Chairman of the Board
|The year 2014 was forever marked by the Ebola crisis in West Africa. With more than 10,000 people who died because of a lack of suitable treatments and vaccines, how can we, as clinicians, scientists, and drug developers, accept such a fatality when we know that the science that could have mitigated the impact of the disease outbreak exists?
A strikingly unprecedented year for global public health, 2014 saw many seemingly unrelated global health issues and hitherto divergent voices converge on one and the same conclusion: there is a pressing need to prioritize, anticipate, innovate, research, and develop appropriate health tools for neglected patients. But the global response, as we have seen from the hard-hitting health crises such as antimicrobial resistance, hepatitis C, Ebola, and many other neglected diseases, hinges on several pillars that have not always been seen in a consistent and coherent way.
Public leadership is beginning to seem geared for the challenge of ensuring research and development (R&D) meets the needs of populations and, importantly, no matter what the income classification of the country is. On the agendas of important political fora – including the World Health Assembly, G7, G20, African Union, BRICS, and United Nations Sustainable Development Goals – we might infer a growing consensus that public leadership is mandatory to define health priorities and establish a political environment that fosters innovation, including new incentives and financing mechanisms, but this remains to be proven. After a decade of high-level discussion and debate, with new experiments and initiatives for innovation for neglected diseases, might it be time to seriously table a new global fund and mechanism for R&D? We all recall the creation of the Global Fund against AIDS, tuberculosis and malaria, which resulted from, but also created the conditions for mobilization to tackle the ‘big three’. Today, a similar mechanism is needed, such as a global pooled fund, to complement the insufficient, albeit steadily increasing, financial flow of funding from public donors and philanthropists to support innovation for neglected patients, where market incentives are lacking.
In a way we have never seen before, these issues are now amplified through public opinion, mainstream media, and high-level political agendas and while the momentum is there, we need further action and decisions to create an irreversible trend.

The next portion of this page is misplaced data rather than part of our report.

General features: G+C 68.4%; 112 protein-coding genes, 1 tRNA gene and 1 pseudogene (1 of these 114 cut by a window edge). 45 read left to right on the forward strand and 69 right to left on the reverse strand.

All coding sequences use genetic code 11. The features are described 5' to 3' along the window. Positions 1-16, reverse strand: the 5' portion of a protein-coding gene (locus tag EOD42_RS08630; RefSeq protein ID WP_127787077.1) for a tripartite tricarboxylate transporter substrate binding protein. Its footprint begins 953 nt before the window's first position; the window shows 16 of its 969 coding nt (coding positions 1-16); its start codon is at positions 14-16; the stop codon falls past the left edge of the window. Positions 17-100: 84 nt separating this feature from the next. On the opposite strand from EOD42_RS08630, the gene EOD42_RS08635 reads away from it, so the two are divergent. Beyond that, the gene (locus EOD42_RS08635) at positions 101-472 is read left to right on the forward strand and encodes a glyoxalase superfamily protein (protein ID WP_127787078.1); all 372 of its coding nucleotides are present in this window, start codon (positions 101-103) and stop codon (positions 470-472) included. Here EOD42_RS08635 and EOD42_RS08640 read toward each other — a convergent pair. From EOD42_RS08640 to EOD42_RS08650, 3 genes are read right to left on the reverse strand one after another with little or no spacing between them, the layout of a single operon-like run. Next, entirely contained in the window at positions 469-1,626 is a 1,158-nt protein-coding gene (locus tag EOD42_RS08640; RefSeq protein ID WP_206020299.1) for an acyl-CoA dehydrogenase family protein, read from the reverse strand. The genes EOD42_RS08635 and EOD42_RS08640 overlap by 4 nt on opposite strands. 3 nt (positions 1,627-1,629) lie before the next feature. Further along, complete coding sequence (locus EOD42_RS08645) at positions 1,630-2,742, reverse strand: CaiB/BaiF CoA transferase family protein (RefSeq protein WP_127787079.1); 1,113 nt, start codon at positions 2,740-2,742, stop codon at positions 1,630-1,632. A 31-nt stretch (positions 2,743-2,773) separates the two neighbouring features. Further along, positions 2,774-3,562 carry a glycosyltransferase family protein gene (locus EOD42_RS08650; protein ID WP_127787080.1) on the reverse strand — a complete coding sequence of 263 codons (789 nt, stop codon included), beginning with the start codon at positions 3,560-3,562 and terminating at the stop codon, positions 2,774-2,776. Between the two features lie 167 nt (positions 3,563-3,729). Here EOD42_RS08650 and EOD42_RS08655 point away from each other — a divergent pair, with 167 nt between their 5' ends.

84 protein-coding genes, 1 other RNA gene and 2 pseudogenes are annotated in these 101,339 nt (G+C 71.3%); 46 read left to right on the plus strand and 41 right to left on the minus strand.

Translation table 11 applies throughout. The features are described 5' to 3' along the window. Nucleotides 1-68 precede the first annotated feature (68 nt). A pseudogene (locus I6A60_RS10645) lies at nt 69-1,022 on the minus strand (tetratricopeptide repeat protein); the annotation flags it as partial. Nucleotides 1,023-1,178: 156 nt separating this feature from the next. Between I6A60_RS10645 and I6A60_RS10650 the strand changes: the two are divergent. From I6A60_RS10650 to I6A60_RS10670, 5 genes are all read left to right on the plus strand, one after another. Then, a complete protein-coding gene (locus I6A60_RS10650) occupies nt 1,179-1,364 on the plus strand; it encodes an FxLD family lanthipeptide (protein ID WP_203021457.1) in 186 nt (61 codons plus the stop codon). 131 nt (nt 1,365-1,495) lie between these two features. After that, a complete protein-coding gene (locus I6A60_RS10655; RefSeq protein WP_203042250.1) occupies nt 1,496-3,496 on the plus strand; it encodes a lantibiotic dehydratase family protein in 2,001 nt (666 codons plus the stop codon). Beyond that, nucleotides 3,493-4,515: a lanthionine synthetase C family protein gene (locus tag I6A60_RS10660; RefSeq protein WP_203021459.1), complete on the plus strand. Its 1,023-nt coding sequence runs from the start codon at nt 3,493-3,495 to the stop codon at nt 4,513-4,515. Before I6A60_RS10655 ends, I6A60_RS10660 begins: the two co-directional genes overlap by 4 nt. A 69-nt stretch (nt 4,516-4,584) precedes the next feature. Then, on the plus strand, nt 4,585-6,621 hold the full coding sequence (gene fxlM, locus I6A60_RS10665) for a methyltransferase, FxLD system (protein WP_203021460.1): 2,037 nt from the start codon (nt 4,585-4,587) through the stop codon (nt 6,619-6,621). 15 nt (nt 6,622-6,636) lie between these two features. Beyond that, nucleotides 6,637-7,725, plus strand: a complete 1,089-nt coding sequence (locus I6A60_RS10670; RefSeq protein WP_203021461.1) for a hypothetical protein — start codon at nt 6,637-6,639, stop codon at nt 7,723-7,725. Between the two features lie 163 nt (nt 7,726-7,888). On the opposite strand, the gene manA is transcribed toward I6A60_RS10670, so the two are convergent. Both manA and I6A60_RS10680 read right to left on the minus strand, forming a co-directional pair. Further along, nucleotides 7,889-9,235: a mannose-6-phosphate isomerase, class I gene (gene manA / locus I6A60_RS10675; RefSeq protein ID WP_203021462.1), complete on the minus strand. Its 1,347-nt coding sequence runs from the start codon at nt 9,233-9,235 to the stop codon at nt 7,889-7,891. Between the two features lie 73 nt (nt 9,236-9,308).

Paving the way to an increasingly nimble and responsive organization
This process also builds directly upon the lessons learned after over a decade of experience, successes, and challenges of the organization. These lessons rendered several key foundations on which the organization is built: a patients’ needs-driven approach; the commitment to share knowledge and an access-oriented Intellectual Property (IP) policy; the fostering of innovative partnerships; and the diversification of funding sources to ensure scientific independence. It is clear that some important aspects of the organization will be reinforced as DNDi moves forward, including the role of the Regional Offices, engagement in patient access to treatments, and the strengthening of innovative partnerships with public and private actors.
Having built a robust portfolio with a mix of new chemical entities and improved treatments with existing drugs for the most neglected diseases over the past decade, DNDi has learned a great deal from experimental business models. These lessons, together with a recent analysis of the R&D landscape, will enable DNDi to consider new pathways towards a more nimble and responsive engagement in global health R&D.
A ‘dynamic portfolio’ approach’
With this new ‘dynamic portfolio’ approach, new disease areas such as hepatitis C and mycetoma are slated for uptake in the portfolio with different approaches, and initiatives such as antimicrobial resistance are being analysed for feasibility and eventual ‘incubation’ for further uptake elsewhere. The dynamic portfolio also implies completing projects when they have reached fruition. This is the case for the two malaria projects DNDi took on at its inception. In 2014, the transition of these projects to the Medicines for Malaria Venture (MMV) was prepared in a strategic move to consolidate the largest ever malaria portfolio at MMV, and thus concert efforts to make the best use of the WHO-recommended artemisinin-based combination treatments (ACTs) worldwide.
Innovative partnerships and new alliances
As DNDi gains experience, we endeavour to be constructive and honest in rendering the lessons learned from conducting R&D for neglected patients – from drug discovery to implementation – and this with models that we hope can provide insight into alternative R&D pathways, including for access. However, the work of DNDi would be able to provide a more effective response if it were part of a more appropriate R&D framework at global, regional, and national levels. As expressed in a recent publication by a group of global public health leaders, we call for a ‘Biomedical Research and Development Fund and Mechanism to Meet Pressing Global Health Needs’ in order to be part of a true and lasting change for millions of neglected patients.